Poor preparation affecting Test cricket
The first-day's proceedings at The Oval didn't live up to the pre-series expectation, and turned out to be one-sided. The cricket fan lost out due to poor match preparation from South Africa as well as the nature of the pitch, says Scyld Berry in the Daily Telegraph.
For a touring team going into a five-Test series, there might be some justification in being undercooked, because they don't want to peak too soon. For a team going into a three-Test series, and failing to peak until they are 1-0 down, there is none at all.
Should the International Cricket Council, to preserve the integrity of Test cricket, legislate that every touring team should play three first-class matches before a Test series? Such a build-up would advertise their arrival in the country, whet appetites, increase ticket sales, and ensure that both sides are ready at the start.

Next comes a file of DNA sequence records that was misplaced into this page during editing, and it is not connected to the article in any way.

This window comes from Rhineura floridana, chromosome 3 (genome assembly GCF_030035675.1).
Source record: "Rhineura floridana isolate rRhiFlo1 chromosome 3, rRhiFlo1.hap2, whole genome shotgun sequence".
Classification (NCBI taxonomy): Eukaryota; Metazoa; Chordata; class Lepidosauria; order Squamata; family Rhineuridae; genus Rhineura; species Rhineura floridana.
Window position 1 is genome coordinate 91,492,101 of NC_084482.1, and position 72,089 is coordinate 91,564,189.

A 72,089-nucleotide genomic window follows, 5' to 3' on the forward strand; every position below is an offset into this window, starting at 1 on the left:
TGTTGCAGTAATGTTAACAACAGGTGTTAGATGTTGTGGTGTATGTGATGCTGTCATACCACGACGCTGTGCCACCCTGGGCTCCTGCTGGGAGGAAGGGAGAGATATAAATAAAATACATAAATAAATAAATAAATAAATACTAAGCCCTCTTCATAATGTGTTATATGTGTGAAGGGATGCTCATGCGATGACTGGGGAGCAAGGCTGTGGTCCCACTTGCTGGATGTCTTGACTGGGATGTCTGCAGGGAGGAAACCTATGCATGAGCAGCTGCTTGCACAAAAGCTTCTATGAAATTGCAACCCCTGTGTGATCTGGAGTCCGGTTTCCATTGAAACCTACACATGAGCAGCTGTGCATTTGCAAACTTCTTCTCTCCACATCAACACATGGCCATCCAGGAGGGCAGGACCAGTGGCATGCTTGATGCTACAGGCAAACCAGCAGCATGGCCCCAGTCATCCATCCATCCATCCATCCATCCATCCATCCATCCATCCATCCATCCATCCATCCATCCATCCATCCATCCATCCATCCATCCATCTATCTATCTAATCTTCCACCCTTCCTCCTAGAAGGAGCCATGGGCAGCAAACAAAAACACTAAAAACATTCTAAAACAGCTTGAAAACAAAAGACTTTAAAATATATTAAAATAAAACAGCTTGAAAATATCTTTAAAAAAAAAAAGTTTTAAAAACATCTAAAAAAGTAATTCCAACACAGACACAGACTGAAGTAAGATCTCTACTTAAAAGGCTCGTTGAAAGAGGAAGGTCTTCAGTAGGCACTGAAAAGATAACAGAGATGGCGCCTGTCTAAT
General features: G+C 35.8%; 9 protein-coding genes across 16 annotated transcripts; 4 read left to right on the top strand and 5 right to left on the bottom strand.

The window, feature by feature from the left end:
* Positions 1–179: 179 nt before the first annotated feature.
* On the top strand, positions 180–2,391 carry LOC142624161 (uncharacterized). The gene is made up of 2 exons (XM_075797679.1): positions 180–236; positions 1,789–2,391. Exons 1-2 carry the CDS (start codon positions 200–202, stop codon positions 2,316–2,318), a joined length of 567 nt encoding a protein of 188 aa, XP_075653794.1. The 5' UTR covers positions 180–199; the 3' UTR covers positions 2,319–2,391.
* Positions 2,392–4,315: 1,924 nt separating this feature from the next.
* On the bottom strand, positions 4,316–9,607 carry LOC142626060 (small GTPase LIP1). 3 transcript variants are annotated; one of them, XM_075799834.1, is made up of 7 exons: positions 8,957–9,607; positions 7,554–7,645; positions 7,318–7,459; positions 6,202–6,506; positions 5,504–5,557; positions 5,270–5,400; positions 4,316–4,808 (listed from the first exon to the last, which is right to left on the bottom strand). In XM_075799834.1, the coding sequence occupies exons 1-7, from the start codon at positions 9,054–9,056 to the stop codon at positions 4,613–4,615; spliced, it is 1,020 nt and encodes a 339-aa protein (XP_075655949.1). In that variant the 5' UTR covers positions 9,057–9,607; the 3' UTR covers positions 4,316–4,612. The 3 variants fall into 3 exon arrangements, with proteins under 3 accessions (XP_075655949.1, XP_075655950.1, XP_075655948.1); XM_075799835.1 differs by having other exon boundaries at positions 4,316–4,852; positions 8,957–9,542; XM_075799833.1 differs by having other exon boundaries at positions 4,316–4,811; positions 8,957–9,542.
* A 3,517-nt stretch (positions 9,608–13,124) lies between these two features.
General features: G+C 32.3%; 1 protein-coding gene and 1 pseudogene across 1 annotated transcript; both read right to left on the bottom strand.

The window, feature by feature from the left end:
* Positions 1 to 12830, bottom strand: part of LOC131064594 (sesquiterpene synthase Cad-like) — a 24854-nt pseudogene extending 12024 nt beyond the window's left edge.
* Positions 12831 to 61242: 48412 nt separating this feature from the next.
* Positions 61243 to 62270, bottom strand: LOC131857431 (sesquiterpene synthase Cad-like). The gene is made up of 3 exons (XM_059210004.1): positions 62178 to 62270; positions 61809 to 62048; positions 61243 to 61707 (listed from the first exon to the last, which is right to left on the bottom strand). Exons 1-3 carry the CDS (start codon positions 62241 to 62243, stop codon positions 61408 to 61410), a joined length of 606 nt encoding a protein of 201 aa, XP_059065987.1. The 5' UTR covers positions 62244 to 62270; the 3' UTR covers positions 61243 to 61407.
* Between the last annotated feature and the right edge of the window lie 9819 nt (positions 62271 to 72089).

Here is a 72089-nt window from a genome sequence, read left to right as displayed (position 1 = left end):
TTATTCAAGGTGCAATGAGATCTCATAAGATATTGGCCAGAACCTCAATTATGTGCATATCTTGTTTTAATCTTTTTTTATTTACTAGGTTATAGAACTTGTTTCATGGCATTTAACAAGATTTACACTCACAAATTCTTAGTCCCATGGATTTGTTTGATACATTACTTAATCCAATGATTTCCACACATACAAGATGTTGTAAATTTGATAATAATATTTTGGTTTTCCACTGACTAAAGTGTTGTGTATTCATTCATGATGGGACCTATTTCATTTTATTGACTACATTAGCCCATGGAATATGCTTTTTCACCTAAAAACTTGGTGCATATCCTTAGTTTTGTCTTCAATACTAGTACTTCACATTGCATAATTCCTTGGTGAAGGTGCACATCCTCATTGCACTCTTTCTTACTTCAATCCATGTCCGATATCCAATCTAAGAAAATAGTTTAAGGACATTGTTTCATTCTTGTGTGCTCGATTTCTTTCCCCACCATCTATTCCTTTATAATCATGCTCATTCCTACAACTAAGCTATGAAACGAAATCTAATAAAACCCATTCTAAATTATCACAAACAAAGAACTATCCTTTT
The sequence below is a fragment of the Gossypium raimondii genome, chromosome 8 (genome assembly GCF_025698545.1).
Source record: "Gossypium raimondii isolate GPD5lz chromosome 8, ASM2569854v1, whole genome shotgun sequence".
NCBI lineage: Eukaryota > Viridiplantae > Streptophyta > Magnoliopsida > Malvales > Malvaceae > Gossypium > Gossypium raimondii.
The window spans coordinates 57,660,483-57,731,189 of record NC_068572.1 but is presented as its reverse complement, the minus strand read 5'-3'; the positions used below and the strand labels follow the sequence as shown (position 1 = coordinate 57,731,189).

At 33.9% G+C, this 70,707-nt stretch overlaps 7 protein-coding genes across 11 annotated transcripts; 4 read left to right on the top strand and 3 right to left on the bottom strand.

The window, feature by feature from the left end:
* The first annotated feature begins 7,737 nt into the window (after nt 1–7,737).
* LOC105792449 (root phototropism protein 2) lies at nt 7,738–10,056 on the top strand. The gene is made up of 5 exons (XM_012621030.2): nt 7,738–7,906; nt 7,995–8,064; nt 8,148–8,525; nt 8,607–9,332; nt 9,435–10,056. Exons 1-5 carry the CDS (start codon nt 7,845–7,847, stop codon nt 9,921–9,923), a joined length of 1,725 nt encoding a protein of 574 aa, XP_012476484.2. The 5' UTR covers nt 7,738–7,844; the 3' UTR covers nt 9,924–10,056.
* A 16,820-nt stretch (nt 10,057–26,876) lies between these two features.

A telling sign of the one-way traffic on the first day was Dale Steyn's lack of effectiveness, writes Simon Hughes in the same newspaper.
Nasser Hussain tips Graeme Swann to make an impact in The Oval Test and says, in the Daily Mail, that the England batsmen should score big to set the game up for their lead spinner.
Geoffrey Boycott, in the BBC Test Match Special podcast, refused the pin the blame on South African bowlers for England's strong position after the first day, saying the pitch "pulled the teeth of any good bowler because it was on the slow side and didn't do much." Allan Donald, South Africa's bowling coach, thought similarly and said "we stuck to our guns and never let England get away from us."
Siddhartha Talya is a senior sub-editor at ESPNcricinfo